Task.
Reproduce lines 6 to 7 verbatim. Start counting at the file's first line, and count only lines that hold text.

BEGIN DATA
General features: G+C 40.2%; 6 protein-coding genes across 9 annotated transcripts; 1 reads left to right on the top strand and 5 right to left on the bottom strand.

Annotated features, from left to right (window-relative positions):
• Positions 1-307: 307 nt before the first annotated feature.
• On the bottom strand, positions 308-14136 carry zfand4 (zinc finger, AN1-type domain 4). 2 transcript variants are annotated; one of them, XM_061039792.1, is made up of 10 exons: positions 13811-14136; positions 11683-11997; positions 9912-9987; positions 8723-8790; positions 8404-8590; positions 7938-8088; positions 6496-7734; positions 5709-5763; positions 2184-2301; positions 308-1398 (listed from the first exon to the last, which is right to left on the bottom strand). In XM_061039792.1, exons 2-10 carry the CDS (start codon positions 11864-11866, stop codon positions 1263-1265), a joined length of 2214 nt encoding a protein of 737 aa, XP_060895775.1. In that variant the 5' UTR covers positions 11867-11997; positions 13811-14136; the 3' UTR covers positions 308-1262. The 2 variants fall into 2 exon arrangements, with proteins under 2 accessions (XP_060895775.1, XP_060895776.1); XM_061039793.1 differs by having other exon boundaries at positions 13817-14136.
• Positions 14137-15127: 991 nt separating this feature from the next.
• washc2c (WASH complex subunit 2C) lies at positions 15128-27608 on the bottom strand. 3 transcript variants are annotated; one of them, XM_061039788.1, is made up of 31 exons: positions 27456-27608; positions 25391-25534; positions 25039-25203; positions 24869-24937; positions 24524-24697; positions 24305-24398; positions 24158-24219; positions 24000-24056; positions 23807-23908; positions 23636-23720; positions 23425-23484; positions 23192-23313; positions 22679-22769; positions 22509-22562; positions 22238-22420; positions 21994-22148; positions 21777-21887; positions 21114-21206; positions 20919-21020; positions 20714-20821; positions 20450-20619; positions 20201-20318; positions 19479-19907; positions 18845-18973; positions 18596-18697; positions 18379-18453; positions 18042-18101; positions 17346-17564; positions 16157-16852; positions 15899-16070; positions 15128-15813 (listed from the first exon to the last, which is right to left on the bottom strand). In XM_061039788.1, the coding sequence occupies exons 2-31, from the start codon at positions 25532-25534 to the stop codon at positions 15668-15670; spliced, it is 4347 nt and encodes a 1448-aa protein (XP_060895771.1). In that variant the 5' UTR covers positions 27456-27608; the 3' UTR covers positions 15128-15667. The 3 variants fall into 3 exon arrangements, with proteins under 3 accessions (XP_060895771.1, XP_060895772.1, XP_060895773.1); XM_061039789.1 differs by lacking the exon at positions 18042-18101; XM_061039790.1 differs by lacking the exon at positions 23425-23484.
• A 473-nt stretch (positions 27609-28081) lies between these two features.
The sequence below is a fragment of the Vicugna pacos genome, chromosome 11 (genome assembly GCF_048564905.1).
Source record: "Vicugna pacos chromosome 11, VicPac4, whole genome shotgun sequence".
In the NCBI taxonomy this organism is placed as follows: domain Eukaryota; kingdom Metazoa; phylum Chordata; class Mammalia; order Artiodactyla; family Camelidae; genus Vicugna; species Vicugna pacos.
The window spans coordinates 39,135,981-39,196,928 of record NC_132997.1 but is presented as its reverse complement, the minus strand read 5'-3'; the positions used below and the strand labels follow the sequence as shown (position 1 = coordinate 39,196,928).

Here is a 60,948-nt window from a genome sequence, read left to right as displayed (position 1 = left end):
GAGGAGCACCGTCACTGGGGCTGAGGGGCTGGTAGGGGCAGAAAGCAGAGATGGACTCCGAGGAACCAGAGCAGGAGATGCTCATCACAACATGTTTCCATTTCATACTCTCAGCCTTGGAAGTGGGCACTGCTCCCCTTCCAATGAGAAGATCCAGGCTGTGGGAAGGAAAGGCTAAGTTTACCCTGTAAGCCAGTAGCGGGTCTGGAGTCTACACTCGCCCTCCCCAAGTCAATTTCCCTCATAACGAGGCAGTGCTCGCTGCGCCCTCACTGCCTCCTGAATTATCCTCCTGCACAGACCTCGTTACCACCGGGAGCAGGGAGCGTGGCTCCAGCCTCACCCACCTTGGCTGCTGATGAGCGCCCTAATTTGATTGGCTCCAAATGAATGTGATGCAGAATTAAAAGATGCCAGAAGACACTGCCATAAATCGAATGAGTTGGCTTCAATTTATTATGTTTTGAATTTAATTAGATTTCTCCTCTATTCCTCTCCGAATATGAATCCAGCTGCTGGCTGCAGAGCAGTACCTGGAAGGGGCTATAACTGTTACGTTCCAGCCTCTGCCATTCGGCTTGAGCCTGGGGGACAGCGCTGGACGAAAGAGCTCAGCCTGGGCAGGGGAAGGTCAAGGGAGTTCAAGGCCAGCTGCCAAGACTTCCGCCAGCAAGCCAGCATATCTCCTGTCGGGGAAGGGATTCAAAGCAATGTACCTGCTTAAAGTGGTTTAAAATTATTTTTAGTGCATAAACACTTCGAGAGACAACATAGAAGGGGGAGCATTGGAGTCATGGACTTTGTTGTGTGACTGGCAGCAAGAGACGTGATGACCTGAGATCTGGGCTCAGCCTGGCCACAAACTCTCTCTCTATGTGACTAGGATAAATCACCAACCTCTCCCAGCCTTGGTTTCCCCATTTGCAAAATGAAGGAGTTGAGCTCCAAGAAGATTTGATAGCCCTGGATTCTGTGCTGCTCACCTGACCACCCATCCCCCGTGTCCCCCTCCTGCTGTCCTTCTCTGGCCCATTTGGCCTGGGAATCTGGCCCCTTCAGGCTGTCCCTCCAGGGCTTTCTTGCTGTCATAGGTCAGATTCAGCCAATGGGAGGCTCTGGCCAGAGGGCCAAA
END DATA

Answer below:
• washc2c (WASH complex subunit 2C) lies at positions 15128-27608 on the bottom strand. 3 transcript variants are annotated; one of them, XM_061039788.1, is made up of 31 exons: positions 27456-27608; positions 25391-25534; positions 25039-25203; positions 24869-24937; positions 24524-24697; positions 24305-24398; positions 24158-24219; positions 24000-24056; positions 23807-23908; positions 23636-23720; positions 23425-23484; positions 23192-23313; positions 22679-22769; positions 22509-22562; positions 22238-22420; positions 21994-22148; positions 21777-21887; positions 21114-21206; positions 20919-21020; positions 20714-20821; positions 20450-20619; positions 20201-20318; positions 19479-19907; positions 18845-18973; positions 18596-18697; positions 18379-18453; positions 18042-18101; positions 17346-17564; positions 16157-16852; positions 15899-16070; positions 15128-15813 (listed from the first exon to the last, which is right to left on the bottom strand). In XM_061039788.1, the coding sequence occupies exons 2-31, from the start codon at positions 25532-25534 to the stop codon at positions 15668-15670; spliced, it is 4347 nt and encodes a 1448-aa protein (XP_060895771.1). In that variant the 5' UTR covers positions 27456-27608; the 3' UTR covers positions 15128-15667. The 3 variants fall into 3 exon arrangements, with proteins under 3 accessions (XP_060895771.1, XP_060895772.1, XP_060895773.1); XM_061039789.1 differs by lacking the exon at positions 18042-18101; XM_061039790.1 differs by lacking the exon at positions 23425-23484.
• A 473-nt stretch (positions 27609-28081) lies between these two features.